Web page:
I haven't examined them very clearly, but it would be very unusual in my experience for balanced-unbalanced converters to be included in the connectors themselves. That's because they'd either be transformers (which tend to be bulky) or opamps (which tend to be the equipment designer's perogative). I'm not aware of balanced modules which have the full circuitry.
 
The connectors aren't something magic. What fixes the ground loop (i.e. the hum on the output) is that the ground connection is no longer part of the signal path. The loop still remains though, via pin1 of the XLRs.

yes, but who says you have to use pin 1 in an analogue XLR cable, for AES it would be an issue, but for line level analogue you can either not use a shield at all provided your gear has good CMRR, or you can use the connector shield for the cable shield rather than pin 1, so the only connection should be between chassis grounds (directly anyway) rather than signal or power supply ground

now of course that doesnt solve our friends problem
 
yes, but who says you have to use pin 1 in an analogue XLR cable, for AES it would be an issue, but for line level analogue you can either not use a shield at all provided your gear has good CMRR, or you can use the connector shield for the cable shield rather than pin 1, so the only connection should be between chassis grounds (directly anyway) rather than signal or power supply ground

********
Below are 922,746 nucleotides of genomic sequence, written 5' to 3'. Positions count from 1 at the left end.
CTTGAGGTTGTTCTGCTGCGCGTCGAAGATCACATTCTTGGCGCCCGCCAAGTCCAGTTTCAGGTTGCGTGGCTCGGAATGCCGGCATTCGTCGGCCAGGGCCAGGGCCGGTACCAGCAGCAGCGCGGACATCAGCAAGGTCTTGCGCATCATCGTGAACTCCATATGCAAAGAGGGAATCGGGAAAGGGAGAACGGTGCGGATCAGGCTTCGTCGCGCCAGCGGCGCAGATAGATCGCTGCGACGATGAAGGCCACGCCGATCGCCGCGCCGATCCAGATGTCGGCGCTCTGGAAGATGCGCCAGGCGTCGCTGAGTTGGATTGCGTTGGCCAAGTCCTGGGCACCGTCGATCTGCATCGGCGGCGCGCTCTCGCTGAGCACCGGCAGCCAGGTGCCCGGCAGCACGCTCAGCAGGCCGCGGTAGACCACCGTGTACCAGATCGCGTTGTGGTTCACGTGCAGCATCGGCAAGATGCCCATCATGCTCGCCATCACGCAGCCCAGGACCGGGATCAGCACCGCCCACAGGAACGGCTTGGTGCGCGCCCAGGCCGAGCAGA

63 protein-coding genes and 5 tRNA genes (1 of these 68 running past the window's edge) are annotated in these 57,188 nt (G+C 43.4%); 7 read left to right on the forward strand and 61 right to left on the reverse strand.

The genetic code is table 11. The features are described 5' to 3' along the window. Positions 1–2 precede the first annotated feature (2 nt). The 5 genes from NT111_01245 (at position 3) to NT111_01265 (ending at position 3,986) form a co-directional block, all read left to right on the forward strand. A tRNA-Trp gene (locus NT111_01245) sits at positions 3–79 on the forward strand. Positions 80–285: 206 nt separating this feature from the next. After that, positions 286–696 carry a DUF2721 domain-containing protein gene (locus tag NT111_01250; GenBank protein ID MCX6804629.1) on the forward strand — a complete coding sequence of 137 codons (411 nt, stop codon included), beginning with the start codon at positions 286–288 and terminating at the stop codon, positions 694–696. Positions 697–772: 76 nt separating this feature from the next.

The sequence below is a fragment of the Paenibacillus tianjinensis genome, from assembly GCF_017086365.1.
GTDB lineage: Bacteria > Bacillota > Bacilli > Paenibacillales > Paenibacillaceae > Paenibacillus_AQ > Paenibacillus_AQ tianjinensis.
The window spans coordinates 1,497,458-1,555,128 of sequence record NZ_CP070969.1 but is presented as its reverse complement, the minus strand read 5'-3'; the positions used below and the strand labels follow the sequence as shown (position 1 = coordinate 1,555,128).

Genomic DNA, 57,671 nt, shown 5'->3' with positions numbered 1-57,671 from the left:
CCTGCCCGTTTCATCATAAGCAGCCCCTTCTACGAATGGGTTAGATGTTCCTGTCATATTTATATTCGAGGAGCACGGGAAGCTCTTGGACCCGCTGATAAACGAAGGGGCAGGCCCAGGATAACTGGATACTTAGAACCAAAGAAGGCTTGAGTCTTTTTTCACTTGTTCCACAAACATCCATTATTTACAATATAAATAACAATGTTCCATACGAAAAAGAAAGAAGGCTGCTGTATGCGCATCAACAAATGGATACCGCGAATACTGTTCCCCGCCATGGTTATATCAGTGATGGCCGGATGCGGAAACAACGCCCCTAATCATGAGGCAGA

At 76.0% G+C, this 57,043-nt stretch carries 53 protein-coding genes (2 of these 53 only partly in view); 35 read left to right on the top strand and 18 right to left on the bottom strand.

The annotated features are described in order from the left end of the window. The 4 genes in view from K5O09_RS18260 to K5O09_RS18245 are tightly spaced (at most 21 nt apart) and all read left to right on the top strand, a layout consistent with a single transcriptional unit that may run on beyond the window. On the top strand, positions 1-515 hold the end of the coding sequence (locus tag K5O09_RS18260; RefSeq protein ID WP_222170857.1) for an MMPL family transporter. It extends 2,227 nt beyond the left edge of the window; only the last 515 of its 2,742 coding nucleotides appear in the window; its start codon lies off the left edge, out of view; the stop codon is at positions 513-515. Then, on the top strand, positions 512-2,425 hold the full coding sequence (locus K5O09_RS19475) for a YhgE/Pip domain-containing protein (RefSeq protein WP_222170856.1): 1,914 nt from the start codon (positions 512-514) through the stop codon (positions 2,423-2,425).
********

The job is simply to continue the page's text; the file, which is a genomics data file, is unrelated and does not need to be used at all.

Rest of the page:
now of course that doesnt solve our friends problem

Firstly, true balanced connections dont cure ground loops but they sure simplify the grounding scheme by making it possible to get rid of the ground on each interconect. Connect the shield only on one end to pin 1. Pin 1 is almost always tied to the chasis in the device, which is usually tied to both power and audio ground.
 
Last edited:
Do not cut the PE of the CDP.
This could be potentially very dangerous !

Check your CDP. Is it double insulated? In which case it does not have a PE connection.

Does the hum only occur when CDP and PC are connected to your system. Do any other combinations of source components cause a milder version of your hum problem?

Could you draw a diagram of the interconnections between your various bits of equipment?

Have you read:
http://www.diyaudio.com/forums/diya...udio-component-grounding-interconnection.html
 
Last edited:

Bonsai

Member
Paid Member
2003-07-25 10:44 pm
Europe
www.hifisonix.com
Hello Intefeicio (hell of a name! hope I got it right - LOL)

I'm wondering if you have the mains supply to your gear aligned - by this I mean - are all the neutrals neutral and all the Live's actually lives and you dont' have a situation where one or more have L and N swapped.

Reason: If you have two pieces of gear connected to mains and the L & N's are swapped, its still 'safe' because the transformers provide isolatation from the mains, but, because the mains wiring is out of phase, you get very high common mode voltages appearing across the transformers. It only takes a very small amount of capacitive coupling to introduce all sorts of hum and garbage into a system.

Check it out and let us know if you find anything.

Good luck.